Outside Jimmy’s 94th Ave. Pub near Gig Harbor, Don Lippincott pulled a political prank Wednesday.
“I gotta get this done before the owner catches me,” he said.
Swiftly, he added letters to the pub’s portable marquee. Between SPAGHETTI AND MEATBALLS 6.99 and T-BONE STEAK SAT, he added a tease: GO HILLARY.
Stepping back to survey his handiwork, Lippincott laughed, snapped a photo with his phone, posted the image to Facebook and took down the letters.
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It was a joke aimed at the pub’s owner, a staunch Donald Trump supporter.
Lippincott, 62, confessed he wasn’t quite as fervent — he didn’t much care for either candidate.
“Honestly, the greatest country in the world, and that’s the best we can do?” he asked. “We weren’t really voting for Trump. We were voting against Hillary.”
Overall, election returns show Pierce County voters favored Hillary Clinton for president by a 50 percent to 41 percent margin over Trump — but in rural areas such as the Key Peninsula, supporters of the Republican candidate were plentiful and pleased with Tuesday’s national result.
Overall, election returns show Pierce County voters favored Hillary Clinton for president by a 50 percent to 41 percent margin over Trump — but in rural areas such as the Key Peninsula, Trump supporters were plentiful and pleased with Tuesday’s national result.
“I’m so glad, I’m so thrilled,” said Bertha Shafer, 81, who took time from a round of pool at the 94th Ave. Pub to explain her choice.
“I am glad, and it was something I wanted and (Trump’s) gonna be the best president that there ever was, because he believes like I do,” she said. “He’s human, hasn’t been in politics. He knows what’s going on around here.”
Shafer said she would have voted for Clinton in 2008, had she prevailed in the presidential primaries against Barack Obama. This year was different.
“She was so crooked, and they’re just covering it all up,” Shafer said.
Sitting next to a pile of pull tabs and a pitcher of Budweiser, pub patron Douglas Rider, 59, said he held his nose and voted for Trump, though he didn’t feel that great about it.
“There is an underlying attitude across America, out of the big cities and in the rural places, that we ain’t getting fairly represented,” said Rider, who retired from construction work and lives on a disability pension.
“The government’s running off on us, and we don’t like the laws we have to follow, because we don’t particularly like the way government’s functioning anyway. If Trump and the Republicans don’t figure it out, then the Dems are gonna get another shot at it.”
There is an underlying attitude across America, out of the big cities and in the rural places, that we ain’t getting fairly represented.
Meanwhile in Puyallup, Trump supporters were clearly pleased that their candidate had prevailed.
“I’m excited, totally surprised and amazed,” said Doug Looker, enjoying a beverage with friends at Bumpy’s Tavern downtown.
He voted for the billionaire businessman because he was tired of politics as usual.
“It was a vote for change,” said the former construction company owner from Parkland.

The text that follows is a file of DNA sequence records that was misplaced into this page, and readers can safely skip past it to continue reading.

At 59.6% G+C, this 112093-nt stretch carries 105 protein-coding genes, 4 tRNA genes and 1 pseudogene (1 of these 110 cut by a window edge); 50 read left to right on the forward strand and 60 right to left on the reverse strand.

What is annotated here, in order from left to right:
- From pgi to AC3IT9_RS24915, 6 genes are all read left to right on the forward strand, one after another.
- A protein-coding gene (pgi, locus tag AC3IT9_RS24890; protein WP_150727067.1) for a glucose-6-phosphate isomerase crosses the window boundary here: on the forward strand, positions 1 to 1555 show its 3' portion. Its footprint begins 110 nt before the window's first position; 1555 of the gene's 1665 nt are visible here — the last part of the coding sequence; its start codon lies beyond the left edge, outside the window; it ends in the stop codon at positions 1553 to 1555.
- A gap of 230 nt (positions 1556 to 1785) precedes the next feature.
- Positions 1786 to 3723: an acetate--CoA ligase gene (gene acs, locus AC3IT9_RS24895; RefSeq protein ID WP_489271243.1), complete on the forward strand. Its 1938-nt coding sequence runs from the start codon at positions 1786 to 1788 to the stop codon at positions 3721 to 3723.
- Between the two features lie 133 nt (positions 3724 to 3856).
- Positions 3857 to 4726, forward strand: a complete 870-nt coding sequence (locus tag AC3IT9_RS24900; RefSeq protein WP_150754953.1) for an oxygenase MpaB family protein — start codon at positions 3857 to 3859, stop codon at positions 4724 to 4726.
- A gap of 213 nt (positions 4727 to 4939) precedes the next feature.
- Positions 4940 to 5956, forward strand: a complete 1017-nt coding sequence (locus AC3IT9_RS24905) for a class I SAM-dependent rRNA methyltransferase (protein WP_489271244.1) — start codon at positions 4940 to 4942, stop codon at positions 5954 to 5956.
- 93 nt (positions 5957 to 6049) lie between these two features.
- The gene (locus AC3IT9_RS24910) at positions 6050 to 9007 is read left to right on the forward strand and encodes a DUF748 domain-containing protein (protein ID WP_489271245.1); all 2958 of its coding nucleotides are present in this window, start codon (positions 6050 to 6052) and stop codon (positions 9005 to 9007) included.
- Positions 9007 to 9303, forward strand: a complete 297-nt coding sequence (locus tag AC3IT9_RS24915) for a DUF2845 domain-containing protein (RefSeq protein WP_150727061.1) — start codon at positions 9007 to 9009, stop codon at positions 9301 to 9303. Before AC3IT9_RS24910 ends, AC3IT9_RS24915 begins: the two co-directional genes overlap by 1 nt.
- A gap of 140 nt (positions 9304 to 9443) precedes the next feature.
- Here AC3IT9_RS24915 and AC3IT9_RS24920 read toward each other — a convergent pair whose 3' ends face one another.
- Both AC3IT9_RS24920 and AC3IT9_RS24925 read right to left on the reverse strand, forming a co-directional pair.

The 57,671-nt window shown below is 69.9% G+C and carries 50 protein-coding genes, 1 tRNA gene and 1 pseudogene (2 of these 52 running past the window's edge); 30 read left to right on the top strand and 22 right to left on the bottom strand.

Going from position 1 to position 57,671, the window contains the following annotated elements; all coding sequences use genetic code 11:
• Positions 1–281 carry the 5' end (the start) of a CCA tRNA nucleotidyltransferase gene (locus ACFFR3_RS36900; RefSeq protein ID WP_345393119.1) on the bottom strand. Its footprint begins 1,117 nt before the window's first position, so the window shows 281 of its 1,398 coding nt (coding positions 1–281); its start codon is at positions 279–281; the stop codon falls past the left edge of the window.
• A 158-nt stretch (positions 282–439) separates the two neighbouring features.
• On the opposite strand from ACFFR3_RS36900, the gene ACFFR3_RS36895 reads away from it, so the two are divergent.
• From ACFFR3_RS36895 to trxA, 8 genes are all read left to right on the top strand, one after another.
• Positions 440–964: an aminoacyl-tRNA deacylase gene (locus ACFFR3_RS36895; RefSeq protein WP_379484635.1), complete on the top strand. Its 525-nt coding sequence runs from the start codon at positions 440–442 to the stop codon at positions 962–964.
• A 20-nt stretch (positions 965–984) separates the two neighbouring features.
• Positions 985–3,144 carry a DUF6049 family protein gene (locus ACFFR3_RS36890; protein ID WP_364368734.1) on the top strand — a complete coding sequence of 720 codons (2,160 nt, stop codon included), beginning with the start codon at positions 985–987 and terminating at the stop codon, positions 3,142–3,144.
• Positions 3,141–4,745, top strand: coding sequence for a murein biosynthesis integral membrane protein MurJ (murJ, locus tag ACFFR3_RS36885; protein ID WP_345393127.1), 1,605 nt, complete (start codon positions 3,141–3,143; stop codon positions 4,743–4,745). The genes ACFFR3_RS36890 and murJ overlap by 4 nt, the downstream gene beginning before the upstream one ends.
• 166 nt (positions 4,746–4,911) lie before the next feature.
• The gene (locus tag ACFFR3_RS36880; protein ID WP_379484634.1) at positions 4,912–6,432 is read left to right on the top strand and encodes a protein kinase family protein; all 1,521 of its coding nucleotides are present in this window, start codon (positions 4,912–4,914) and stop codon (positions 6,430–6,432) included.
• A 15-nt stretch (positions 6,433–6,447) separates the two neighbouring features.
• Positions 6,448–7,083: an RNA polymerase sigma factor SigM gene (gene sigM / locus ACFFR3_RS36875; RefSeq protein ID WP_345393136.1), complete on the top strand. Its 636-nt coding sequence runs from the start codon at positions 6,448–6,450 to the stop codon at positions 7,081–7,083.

His main concern was the economy, he said.
“I think we can do considerably better under Trump,” he said.
The stimulus designed to end the Great Recession came too late and was mishandled, he said.
Puyallup hairdresser Jen Gross said she is a Trump supporter, but she remains somewhat anxious about his deportment as president.
“He needs to learn to be a diplomat,” she said.
Nonetheless, she said, she has hopes he will help small businesses and reduce regulatory complexity.
She said she was concerned initially about some of Trump’s remarks about women and minorities, but she decided he didn’t mean those comments sincerely.
“I don’t think there’s anyone who hasn’t made remarks in private that they didn’t mean 100 percent,” she said.
Other people lunching in Puyallup bars and restaurants Wednesday were reluctant to speak about politics on the record.
“Just say that I’m very pleased at how it came out,” said one voter who declined to give his name.
Steve Jensen, a homebuilder from Tacoma, said he was happy Trump was elected.
“I think it’s good for the country,” he said. “We’ve got real issues with the deficit, with jobs and immigration.”
Once Trump is sworn in, he should make health care his first priority, Jensen said.
“Obamacare. It’s too big of a drain on the country and on small business,” he said. “Business regulation is just choking small business. There’s just too much red tape, too much regulation.”
At Drive-Thru Feed on the Key Peninsula, Andrew Michaelson worked the fenced entry to the lot, which provides propane as well as feed, and explained that Democrats pushed a flawed nominee.
They put their money on the wrong person. (Hillary Clinton’s) track record and experience of success didn’t override the corruption and the perception. She put herself in the situation of having her integrity brought into question. Nobody else did that.
“She’s a crook,” said Michaelson, 42. “They put their money on the wrong person. Her track record and experience of success didn’t override the corruption and the perception. She put herself in the situation of having her integrity brought into question. Nobody else did that.”
Like others who voted Republican, Michaelson said his choice was more anti-Clinton than pro-Trump. He voted for independent candidate Ross Perot for president in 1992, his first legal vote — even then, Michaelson thought an outsider, a businessman, might be the better option.
He’s not worried about Trump making poor decisions. Advisers will be on hand. The government doesn’t move at the whim of one person.
It’s not like (Trump) can just go in there and start writing things,” Michaelson said. “We hope that he goes in there and does the right things as he advertised and that he is humble enough to accept the things that he cannot affect or change.
“All I want to see is that he make some progress.”